Normalization of serum testosterone levels in obese men with hypogonadism, including those with T2DM, produced significant improvements in metabolic parameters in a 5-year registry study.82 The study included 181 patients, 72 of whom had T2DM. Significant and progressive reductions in body weight, waist circumference, and BMI were observed from baseline through 5 years (all p<0.0001 vs. baseline and vs. previous year) in the overall population and the subgroup with T2DM. Significant improvements were also seen in lipid profiles, serum glucose, HbA1c, and BP (all p<0.0001) Similar results were seen in a subgroup of 156 obese men with hypogonadism and T2DM treated with Nebido® for up to 6 years in another registry study.83

A single-centre, open-label, cumulative registry study in 255 men with hypogonadism (approximately 95% with BMI >25 kg/m2) also showed that treatment with Nebido® produced significant and progressive reductions in body weight, waist circumference, and BMI over 5 years (all p<0.0001).48 Significant improvements were also seen in lipid profiles (total, low‑density lipoprotein [LDL]- and HDL-cholesterol, triglycerides), blood pressure, HbA1c, blood glucose, CRP, and ALT and AST levels (p<0.0001 for all).84 Total testosterone increased to approximately 18 nmol/L during the first 12 months of treatment, and was maintained at physiological levels for the remainder of the study.48,84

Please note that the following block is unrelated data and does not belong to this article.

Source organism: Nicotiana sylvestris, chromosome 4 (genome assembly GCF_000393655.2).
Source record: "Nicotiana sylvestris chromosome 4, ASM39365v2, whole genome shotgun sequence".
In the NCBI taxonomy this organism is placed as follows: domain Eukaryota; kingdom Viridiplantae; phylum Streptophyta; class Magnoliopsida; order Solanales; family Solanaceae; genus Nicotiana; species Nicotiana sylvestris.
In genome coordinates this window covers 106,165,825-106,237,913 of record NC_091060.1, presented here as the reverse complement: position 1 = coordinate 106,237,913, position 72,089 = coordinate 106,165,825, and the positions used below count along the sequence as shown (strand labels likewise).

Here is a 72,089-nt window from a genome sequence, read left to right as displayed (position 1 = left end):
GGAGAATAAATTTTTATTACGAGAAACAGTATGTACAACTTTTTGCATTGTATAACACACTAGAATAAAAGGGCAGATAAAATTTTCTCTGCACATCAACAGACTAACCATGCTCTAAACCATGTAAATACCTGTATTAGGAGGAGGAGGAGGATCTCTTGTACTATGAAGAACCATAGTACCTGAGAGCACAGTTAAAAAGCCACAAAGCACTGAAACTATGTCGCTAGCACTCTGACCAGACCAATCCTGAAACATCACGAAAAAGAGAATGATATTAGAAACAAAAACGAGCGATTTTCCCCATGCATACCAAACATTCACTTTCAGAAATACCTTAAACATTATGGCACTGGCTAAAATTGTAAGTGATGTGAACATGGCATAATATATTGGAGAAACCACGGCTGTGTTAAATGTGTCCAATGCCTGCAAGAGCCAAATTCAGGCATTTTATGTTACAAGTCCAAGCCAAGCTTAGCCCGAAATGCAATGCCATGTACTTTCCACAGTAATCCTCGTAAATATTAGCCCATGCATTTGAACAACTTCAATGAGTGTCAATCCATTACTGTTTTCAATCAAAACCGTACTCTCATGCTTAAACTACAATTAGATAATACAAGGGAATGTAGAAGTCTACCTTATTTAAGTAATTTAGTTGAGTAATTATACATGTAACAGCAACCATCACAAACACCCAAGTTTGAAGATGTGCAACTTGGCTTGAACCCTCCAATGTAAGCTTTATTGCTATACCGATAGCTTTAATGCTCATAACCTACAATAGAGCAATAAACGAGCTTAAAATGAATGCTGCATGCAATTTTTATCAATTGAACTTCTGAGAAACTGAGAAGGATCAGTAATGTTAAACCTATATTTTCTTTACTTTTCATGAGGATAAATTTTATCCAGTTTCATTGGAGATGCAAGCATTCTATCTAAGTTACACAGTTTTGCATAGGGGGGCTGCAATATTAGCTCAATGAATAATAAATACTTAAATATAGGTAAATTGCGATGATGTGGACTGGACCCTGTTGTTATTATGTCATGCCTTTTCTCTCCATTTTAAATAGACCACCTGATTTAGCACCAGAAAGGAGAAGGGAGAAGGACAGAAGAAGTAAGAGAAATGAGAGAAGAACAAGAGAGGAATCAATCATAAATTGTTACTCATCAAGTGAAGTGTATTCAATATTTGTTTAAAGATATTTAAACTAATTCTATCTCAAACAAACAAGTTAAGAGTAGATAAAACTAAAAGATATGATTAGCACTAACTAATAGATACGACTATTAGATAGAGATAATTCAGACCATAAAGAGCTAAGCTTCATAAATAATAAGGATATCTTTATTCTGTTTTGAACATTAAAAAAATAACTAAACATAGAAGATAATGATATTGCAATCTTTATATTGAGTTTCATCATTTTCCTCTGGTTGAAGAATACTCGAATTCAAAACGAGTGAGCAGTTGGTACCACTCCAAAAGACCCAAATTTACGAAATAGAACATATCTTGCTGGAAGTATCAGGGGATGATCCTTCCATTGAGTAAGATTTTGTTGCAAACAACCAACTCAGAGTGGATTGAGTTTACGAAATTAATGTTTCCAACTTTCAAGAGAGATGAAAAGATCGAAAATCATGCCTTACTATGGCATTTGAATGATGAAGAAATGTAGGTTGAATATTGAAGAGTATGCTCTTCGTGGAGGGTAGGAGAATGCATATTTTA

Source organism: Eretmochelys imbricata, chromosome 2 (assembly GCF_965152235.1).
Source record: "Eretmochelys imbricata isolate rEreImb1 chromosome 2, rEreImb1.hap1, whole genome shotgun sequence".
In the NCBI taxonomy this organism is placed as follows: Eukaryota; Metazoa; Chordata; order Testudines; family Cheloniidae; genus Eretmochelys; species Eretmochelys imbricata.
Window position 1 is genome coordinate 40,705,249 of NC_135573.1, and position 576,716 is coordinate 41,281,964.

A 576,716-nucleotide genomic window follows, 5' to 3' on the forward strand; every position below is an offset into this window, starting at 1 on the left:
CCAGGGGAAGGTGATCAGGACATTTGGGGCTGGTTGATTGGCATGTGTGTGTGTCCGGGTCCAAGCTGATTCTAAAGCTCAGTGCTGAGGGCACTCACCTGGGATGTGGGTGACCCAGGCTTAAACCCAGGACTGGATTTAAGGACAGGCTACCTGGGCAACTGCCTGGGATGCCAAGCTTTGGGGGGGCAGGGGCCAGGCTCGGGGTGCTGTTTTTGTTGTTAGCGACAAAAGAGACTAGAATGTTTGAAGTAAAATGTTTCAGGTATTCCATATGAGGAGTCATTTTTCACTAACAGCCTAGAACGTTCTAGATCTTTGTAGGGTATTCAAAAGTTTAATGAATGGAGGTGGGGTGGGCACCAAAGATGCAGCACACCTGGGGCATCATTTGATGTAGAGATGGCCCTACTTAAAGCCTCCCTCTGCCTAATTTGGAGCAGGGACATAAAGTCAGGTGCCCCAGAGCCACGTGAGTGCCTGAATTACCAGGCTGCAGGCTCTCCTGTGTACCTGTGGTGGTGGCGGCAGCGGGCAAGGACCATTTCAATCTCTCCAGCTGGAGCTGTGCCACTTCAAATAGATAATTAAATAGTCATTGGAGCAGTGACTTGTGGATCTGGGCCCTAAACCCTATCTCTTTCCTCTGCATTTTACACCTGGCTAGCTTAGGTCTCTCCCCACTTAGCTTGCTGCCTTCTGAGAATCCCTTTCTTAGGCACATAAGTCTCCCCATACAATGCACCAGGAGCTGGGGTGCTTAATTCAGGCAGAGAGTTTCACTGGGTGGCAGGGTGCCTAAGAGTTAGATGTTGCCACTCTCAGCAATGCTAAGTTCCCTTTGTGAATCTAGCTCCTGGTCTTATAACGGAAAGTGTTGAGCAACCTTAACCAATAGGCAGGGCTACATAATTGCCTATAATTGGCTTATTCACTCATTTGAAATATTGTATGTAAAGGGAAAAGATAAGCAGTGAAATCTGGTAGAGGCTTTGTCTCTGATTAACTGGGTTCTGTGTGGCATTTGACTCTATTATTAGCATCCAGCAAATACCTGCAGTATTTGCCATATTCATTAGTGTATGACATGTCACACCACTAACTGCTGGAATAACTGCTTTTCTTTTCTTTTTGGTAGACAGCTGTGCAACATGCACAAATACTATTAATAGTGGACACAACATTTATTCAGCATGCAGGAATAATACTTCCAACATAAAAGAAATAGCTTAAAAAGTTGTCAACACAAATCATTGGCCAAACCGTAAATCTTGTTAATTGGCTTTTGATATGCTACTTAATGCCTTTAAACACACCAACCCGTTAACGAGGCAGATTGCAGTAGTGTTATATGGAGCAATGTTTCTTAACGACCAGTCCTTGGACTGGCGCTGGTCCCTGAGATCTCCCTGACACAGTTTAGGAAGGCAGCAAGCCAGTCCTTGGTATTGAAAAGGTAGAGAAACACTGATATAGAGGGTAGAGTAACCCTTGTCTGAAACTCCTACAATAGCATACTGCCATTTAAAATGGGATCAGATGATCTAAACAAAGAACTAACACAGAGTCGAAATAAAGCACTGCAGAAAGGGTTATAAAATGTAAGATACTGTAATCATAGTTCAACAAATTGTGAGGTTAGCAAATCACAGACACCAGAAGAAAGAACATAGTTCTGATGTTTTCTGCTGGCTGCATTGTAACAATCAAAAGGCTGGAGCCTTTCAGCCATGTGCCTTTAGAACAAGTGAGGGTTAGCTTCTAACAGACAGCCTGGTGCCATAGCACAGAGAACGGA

• show all
  • 8.1 Clinical Efficacy
    • 8.1 Intro

      Main Outcomes:

      • Nebido® is effective in the therapy of male hypogonadism.
      • Nebido® has a favourable effect on body composition by increasing muscle mass and decreasing fat mass in hypogonadal men.